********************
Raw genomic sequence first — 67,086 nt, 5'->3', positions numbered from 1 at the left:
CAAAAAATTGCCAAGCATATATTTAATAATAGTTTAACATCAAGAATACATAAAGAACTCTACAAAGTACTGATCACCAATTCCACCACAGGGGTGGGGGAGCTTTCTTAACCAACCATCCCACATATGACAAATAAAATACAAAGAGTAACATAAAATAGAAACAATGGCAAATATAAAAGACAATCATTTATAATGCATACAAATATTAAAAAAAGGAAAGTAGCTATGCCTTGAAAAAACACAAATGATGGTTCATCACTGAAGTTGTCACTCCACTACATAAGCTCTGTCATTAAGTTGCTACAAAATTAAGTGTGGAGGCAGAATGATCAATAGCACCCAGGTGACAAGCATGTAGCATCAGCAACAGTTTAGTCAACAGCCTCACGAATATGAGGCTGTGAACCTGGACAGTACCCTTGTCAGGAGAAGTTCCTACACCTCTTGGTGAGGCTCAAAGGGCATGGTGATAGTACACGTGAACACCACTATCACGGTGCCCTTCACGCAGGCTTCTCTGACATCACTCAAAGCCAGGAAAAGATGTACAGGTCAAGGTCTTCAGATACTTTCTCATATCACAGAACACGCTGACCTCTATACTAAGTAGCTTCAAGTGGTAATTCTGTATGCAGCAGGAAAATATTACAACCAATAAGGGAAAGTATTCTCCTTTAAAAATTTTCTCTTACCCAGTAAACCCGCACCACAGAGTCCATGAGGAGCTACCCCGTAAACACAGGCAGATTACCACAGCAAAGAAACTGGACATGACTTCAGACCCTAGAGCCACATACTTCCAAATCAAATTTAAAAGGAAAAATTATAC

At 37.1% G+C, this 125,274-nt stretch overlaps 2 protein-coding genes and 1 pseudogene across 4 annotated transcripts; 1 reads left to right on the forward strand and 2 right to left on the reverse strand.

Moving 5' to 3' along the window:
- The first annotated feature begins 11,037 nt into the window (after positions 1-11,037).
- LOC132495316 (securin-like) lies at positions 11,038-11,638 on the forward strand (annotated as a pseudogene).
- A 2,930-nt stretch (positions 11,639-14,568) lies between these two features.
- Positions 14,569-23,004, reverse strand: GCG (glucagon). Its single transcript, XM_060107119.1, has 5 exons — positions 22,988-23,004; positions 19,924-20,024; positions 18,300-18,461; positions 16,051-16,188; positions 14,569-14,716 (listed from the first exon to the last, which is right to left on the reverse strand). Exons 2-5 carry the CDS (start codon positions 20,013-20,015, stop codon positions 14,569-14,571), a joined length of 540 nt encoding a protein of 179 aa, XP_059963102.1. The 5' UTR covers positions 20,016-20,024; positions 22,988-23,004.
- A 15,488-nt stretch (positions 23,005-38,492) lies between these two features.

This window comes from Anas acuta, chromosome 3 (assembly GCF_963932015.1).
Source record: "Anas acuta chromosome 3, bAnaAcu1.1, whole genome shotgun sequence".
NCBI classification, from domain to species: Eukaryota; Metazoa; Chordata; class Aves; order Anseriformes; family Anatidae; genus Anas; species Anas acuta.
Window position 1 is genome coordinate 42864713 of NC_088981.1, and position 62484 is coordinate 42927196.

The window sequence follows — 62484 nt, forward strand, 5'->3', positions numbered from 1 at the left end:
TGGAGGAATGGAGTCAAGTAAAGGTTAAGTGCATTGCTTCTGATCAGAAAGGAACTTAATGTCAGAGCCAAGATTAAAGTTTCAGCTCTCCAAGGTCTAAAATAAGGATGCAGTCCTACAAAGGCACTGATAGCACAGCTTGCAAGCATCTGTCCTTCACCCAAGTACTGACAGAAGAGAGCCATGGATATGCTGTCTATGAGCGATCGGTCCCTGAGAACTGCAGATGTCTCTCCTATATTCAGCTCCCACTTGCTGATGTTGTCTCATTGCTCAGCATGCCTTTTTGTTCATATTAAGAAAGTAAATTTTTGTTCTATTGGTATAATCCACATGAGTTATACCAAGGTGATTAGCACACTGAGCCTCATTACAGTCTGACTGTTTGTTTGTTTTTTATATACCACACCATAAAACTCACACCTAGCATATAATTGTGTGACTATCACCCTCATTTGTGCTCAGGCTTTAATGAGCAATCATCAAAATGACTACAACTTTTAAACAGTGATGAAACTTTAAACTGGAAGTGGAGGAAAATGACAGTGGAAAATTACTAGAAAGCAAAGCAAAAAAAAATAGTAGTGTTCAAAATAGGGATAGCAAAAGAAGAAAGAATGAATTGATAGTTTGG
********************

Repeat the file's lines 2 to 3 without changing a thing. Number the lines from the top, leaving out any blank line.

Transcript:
CAAAAAATTGCCAAGCATATATTTAATAATAGTTTAACATCAAGAATACATAAAGAACTCTACAAAGTACTGATCACCAATTCCACCACAGGGGTGGGGGAGCTTTCTTAACCAACCATCCCACATATGACAAATAAAATACAAAGAGTAACATAAAATAGAAACAATGGCAAATATAAAAGACAATCATTTATAATGCATACAAATATTAAAAAAAGGAAAGTAGCTATGCCTTGAAAAAACACAAATGATGGTTCATCACTGAAGTTGTCACTCCACTACATAAGCTCTGTCATTAAGTTGCTACAAAATTAAGTGTGGAGGCAGAATGATCAATAGCACCCAGGTGACAAGCATGTAGCATCAGCAACAGTTTAGTCAACAGCCTCACGAATATGAGGCTGTGAACCTGGACAGTACCCTTGTCAGGAGAAGTTCCTACACCTCTTGGTGAGGCTCAAAGGGCATGGTGATAGTACACGTGAACACCACTATCACGGTGCCCTTCACGCAGGCTTCTCTGACATCACTCAAAGCCAGGAAAAGATGTACAGGTCAAGGTCTTCAGATACTTTCTCATATCACAGAACACGCTGACCTCTATACTAAGTAGCTTCAAGTGGTAATTCTGTATGCAGCAGGAAAATATTACAACCAATAAGGGAAAGTATTCTCCTTTAAAAATTTTCTCTTACCCAGTAAACCCGCACCACAGAGTCCATGAGGAGCTACCCCGTAAACACAGGCAGATTACCACAGCAAAGAAACTGGACATGACTTCAGACCCTAGAGCCACATACTTCCAAATCAAATTTAAAAGGAAAAATTATAC

At 37.1% G+C, this 125,274-nt stretch overlaps 2 protein-coding genes and 1 pseudogene across 4 annotated transcripts; 1 reads left to right on the forward strand and 2 right to left on the reverse strand.